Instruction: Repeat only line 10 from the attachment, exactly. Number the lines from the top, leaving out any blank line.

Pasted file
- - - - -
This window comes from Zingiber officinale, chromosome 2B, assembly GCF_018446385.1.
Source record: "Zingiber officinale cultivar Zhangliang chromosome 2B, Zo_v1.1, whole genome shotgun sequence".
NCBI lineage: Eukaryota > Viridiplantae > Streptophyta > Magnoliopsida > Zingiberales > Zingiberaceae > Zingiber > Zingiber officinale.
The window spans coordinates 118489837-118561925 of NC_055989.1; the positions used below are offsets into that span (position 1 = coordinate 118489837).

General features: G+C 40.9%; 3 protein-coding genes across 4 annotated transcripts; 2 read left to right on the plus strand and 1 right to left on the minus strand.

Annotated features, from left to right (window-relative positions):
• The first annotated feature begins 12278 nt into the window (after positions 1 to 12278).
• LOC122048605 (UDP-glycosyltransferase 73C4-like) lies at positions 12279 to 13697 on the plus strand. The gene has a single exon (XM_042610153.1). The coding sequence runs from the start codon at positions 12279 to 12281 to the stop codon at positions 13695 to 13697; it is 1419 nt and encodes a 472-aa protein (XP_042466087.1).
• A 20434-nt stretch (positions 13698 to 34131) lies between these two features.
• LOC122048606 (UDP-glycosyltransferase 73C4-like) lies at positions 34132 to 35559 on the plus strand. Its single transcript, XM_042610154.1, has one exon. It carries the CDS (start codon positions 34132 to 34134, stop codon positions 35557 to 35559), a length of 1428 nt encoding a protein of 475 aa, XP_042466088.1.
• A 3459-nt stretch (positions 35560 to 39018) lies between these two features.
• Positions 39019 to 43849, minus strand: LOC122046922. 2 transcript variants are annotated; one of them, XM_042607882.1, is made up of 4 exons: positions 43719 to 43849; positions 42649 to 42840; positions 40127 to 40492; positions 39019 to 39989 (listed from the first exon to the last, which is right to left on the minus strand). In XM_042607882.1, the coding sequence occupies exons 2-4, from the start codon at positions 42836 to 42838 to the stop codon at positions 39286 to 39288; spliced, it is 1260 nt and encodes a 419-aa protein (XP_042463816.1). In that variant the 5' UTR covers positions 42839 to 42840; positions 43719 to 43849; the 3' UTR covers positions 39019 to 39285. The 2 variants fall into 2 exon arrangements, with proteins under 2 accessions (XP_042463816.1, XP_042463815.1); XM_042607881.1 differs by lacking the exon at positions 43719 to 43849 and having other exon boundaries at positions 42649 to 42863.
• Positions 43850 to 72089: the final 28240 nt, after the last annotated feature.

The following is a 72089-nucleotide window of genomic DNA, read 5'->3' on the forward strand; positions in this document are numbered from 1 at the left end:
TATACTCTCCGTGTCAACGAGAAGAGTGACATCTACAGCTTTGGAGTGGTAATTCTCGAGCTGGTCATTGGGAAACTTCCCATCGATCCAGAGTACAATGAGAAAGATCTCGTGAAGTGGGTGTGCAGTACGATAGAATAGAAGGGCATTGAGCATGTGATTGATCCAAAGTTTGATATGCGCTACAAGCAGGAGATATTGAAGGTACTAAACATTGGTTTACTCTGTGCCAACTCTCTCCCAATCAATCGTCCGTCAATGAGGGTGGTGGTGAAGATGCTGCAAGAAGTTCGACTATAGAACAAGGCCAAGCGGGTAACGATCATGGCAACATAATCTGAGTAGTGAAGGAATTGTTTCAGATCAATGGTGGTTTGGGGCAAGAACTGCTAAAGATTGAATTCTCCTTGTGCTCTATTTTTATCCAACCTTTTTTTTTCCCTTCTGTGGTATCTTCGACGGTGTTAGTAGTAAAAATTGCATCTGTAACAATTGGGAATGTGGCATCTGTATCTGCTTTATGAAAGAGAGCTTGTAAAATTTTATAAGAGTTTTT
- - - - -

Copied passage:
• LOC122048606 (UDP-glycosyltransferase 73C4-like) lies at positions 34132 to 35559 on the plus strand. Its single transcript, XM_042610154.1, has one exon. It carries the CDS (start codon positions 34132 to 34134, stop codon positions 35557 to 35559), a length of 1428 nt encoding a protein of 475 aa, XP_042466088.1.